Latin Names – Aloe vera, Aloe barbadensis
The aloe vera plant is a hardy evergreen perennial that is used as an herbal remedy around the world. It has spiky green leaves that contain a clear gel that has traditionally been used as a topical ointment on the skin as a moisturizer and also for wounds, burns, sunburn and psoriasis.
Dried aloe vera gel has been used as an ingredient in various treatments in European folk healing as well as Chinese and Indian traditions. The green part of the leaf that surrounds the gel is used to produce a juice or a dried substance (called latex) that is used as an ingredient in herbal remedies.
Aloe vera has been in use as an herbal remedy for over 4,000 years. Today aloe vera is grown in quantity in the United States, Mexico, the Caribbean, Africa, India and China. Aloe vera can also be grown at home, as an ornamental shrub in the garden or indoors in pots.
Traditionally, aloe vera was used topically to facilitate healing of wounds and for various skin conditions, and orally as a stomach remedy. In China, aloe was used for fungal conditions. In India, aloe was used as a stomach treatment, as a laxative, and for parasites.
Today, aloe is also used topically in the hope of improving osteoarthritis, burns, and sunburns. Aloe vera gel can be found in hundreds of skin products, including lotions and sunblocks.
Aloe vera latex contains strong laxative compounds. Products made with various components of aloe (aloin, aloe-emodin, and barbaloin) were at one time regulated by the FDA as oral over-the-counter (OTC) laxatives. In 2002, the FDA required that all OTC aloe laxative products be removed from the U.S. market or reformulated because the companies that manufactured them did not provide the necessary safety data.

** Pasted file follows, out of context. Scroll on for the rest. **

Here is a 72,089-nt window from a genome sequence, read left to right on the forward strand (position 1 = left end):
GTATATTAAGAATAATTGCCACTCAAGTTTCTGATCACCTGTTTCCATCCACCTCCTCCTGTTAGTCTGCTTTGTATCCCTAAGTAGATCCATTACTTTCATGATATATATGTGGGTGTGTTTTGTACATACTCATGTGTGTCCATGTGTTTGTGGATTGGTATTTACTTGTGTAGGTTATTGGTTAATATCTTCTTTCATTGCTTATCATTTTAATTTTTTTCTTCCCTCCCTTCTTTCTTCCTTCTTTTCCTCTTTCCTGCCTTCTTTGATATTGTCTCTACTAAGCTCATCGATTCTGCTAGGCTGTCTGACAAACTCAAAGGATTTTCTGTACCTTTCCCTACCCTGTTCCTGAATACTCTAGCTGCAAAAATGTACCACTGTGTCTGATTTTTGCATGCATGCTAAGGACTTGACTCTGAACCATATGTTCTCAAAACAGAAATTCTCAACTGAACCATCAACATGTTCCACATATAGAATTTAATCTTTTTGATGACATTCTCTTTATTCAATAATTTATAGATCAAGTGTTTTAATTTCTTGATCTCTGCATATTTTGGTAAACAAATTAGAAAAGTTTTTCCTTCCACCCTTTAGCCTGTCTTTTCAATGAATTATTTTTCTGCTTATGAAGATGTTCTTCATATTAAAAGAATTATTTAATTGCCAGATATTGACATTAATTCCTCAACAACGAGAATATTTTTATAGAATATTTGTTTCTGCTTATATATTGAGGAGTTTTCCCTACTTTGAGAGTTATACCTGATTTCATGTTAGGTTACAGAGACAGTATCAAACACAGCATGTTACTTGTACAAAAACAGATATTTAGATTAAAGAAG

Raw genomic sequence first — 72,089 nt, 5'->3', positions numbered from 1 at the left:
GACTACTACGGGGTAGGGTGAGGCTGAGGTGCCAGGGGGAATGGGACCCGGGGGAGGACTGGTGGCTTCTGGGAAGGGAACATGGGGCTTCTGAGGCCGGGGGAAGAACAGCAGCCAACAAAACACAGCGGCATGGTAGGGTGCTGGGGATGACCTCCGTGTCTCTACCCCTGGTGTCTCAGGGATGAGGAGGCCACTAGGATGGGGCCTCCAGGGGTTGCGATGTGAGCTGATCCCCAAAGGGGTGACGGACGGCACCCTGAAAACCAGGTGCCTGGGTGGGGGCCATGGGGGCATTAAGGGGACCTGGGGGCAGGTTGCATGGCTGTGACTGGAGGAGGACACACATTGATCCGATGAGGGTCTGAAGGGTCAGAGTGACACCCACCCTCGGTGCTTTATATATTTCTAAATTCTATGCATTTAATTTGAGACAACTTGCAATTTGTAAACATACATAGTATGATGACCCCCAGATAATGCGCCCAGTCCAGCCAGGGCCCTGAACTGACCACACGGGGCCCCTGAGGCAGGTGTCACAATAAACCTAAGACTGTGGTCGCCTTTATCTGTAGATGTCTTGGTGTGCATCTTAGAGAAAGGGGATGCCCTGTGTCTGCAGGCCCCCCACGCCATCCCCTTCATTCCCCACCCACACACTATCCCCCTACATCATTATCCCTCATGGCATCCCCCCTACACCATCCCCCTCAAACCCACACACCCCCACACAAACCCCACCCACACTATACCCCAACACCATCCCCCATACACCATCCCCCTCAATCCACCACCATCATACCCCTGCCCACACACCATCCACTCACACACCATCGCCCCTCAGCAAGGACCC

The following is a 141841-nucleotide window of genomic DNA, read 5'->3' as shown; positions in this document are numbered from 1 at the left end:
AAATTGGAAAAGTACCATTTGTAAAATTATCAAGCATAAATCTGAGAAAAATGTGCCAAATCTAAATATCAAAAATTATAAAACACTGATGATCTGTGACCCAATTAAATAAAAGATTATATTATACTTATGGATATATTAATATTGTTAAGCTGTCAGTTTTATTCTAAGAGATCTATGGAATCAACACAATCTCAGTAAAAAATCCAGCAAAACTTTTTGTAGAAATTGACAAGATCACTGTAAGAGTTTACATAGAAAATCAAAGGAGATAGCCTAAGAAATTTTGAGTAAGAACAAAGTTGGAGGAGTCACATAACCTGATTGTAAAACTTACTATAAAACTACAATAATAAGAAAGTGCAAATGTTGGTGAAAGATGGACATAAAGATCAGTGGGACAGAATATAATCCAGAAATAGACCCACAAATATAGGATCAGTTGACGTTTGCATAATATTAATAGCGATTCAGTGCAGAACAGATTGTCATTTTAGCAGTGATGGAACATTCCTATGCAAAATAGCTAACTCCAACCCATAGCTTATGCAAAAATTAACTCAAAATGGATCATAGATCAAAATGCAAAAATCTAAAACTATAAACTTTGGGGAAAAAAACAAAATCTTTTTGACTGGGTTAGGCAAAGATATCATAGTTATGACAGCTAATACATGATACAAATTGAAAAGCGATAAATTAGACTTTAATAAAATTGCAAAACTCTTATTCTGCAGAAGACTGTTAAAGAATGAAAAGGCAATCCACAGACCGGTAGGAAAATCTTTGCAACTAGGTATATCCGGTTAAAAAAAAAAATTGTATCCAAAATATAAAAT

Aloe has been studied for its health benefits such as its antibacterial and anti-inflammatory effects. Early studies show that topical aloe gel may help heal burns and abrasions. One study, however, showed that aloe gel inhibits healing of deep surgical wounds. Although aloe vera has been used following radiation exposure, one study concluded that aloe gel does not prevent burns from radiation therapy.
There is not enough scientific evidence to support aloe vera for any of its other uses.
Side Effects and Cautions Summary
- Abdominal cramps and diarrhea have been reported with oral use of aloe vera. Diarrhea, caused by the laxative effect of oral aloe vera, can decrease the absorption of many drugs.
- Aloe vera can cause allergic reactions.
- People with diabetes who use glucose-lowering medication should be cautious if also taking aloe by mouth because preliminary studies suggest aloe may lower blood glucose levels.
- Tell your health care providers about any complementary and alternative practices you use. Give them a full picture of what you do to manage your health to help ensure coordinated and safe care. Complementary or alternative therapy should not be used in place of conventional medical care or to delay seeking that care.
- Aloe. Natural Medicines Comprehensive Database Web site. June 5, 2007.
- Aloe(Aloe vera). Natural Standard Database Web site. Accessed on June 3, 2007.
For More Information
The National Center for Complementary and Alternative Medicine (NCCAM) Clearinghouse
The NCCAM Clearinghouse provides information on CAM and NCCAM, including publications and searches of Federal databases of scientific and medical literature. The Clearinghouse does not provide medical advice, treatment recommendations, or referrals to practitioners.
NIH Office of Dietary Supplements
Web site: ods.od.nih.gov
NIH National Library of Medicine’s MedlinePlus
Aloe Vera Listing: www.nlm.nih.gov/medlineplus/druginfo/natural/patient-aloe.html
Source: National Center for Complementary and Alternative Medicine, Aloe Vera fact sheet, Created December 2006, Updated April 2008